keyframes on 2s, 3s, etc.), and lowered update rates of
the animation depending not only on distance, but on
importance of character and placement.  And of course, the
reminder that unlike in film and commercial production,
where most offscreen elements can be mostly ignored (aside
from shadow casters and ray reflectors), in a game the
entire environment and all characters must be done
completely as the user playing the game decides what will
be visible in many cases.  It was definitely an
interesting talk, and to be honest some of these
optimization tricks can definitely be applied to non-games
specific work, especially in the land of crowd work.

At this point, I took a break to peruse the expo floor
which opened today.  Honestly, I was a bit uninspired by
what I saw, as there didn't appear to be any new or
groundbreaking technology present.  Instead, there was
just more of the same thing from many shows past,
including the requisite motion capture booths, rapid
prototyping machines, new graphics cards, and seemingly
more show floor bookstores.  I also took this opportunity
to check out the emerging technologies area before heading
to the last talk for my day.

I arrived a few minutes after the 25th Anniversary Rhythm
and Hues presentation began, and I must say that what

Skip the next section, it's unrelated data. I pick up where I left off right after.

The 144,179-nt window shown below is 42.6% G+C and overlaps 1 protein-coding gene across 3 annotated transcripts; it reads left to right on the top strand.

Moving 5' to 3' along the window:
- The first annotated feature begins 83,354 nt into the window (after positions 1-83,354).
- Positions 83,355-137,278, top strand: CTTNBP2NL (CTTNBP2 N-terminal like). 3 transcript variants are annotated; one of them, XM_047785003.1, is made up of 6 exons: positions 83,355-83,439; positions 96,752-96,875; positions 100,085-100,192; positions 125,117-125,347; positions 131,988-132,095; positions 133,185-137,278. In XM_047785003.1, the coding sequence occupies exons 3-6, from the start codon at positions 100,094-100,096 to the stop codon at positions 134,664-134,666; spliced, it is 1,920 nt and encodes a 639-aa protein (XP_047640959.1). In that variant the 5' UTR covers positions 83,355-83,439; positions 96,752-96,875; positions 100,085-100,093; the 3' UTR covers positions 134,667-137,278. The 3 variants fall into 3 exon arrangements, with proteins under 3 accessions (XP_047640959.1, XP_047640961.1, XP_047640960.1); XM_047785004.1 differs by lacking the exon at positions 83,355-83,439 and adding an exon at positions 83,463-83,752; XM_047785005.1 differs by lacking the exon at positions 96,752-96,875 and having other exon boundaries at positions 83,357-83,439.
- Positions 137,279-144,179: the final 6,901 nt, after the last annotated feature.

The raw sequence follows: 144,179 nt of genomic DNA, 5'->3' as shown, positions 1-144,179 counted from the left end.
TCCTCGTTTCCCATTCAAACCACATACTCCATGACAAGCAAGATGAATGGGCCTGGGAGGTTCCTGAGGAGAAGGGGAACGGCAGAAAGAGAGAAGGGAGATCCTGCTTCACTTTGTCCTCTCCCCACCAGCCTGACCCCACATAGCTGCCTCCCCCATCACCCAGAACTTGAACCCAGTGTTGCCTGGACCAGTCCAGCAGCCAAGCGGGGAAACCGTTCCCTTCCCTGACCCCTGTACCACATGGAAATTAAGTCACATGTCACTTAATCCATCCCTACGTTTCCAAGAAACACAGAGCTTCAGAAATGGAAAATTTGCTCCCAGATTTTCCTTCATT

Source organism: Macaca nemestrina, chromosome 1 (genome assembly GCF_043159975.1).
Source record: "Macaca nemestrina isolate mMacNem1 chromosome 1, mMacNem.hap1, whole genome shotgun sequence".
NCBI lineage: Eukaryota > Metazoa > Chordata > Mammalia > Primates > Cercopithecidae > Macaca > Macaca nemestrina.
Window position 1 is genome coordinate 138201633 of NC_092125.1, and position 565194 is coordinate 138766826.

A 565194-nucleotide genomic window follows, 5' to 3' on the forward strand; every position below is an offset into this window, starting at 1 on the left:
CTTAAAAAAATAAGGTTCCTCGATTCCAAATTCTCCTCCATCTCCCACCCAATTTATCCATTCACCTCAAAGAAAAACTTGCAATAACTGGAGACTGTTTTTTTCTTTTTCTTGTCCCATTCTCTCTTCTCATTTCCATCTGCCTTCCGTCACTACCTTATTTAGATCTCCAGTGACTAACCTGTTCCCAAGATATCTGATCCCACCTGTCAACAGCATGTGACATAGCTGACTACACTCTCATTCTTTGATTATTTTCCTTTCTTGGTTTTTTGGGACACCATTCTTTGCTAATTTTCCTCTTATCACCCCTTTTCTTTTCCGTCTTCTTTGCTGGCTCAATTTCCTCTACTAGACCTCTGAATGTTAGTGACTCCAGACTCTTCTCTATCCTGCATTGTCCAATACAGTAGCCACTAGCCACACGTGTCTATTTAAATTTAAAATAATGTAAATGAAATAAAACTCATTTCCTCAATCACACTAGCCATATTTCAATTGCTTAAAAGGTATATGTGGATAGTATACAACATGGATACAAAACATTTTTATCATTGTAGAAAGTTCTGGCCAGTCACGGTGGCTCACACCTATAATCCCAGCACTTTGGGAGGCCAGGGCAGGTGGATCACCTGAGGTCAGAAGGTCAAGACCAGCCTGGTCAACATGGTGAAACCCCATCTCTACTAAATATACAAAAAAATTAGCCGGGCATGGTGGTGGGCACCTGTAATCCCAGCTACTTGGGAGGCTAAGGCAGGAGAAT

followed was a well paced, fun talk by at least ten people
about the history of the company and various achievements
and techniques employed there.  Moderated by the legendary
Bill Kroyer, they talked about the 1999 merger with VIFX
as well as their multinational expansion from LA into
Vancouver, Mumbai, Hyderabad, and Kuala Lumpur, bringing
their total workforce to over 1,400 worldwide employees.
I particularly enjoyed some of the older footage they
showed from the early days, and of course seeing some of
their recent work from Snow White and the Huntsman was a
nice contrast.  It was great to see Markus Kurtz
presenting, now Vice President of Production Technology,
whom I had the pleasure of working with back on Stealth as

Well, that about covers today's fun.  As always, if you
have any thoughts on some of the topics I brought up,
please don't hesitate to drop me a comment or an email.
And now for some sleep...goodnight all!

David Blumenfeld is with Brickyard VFX. Check out their Website at: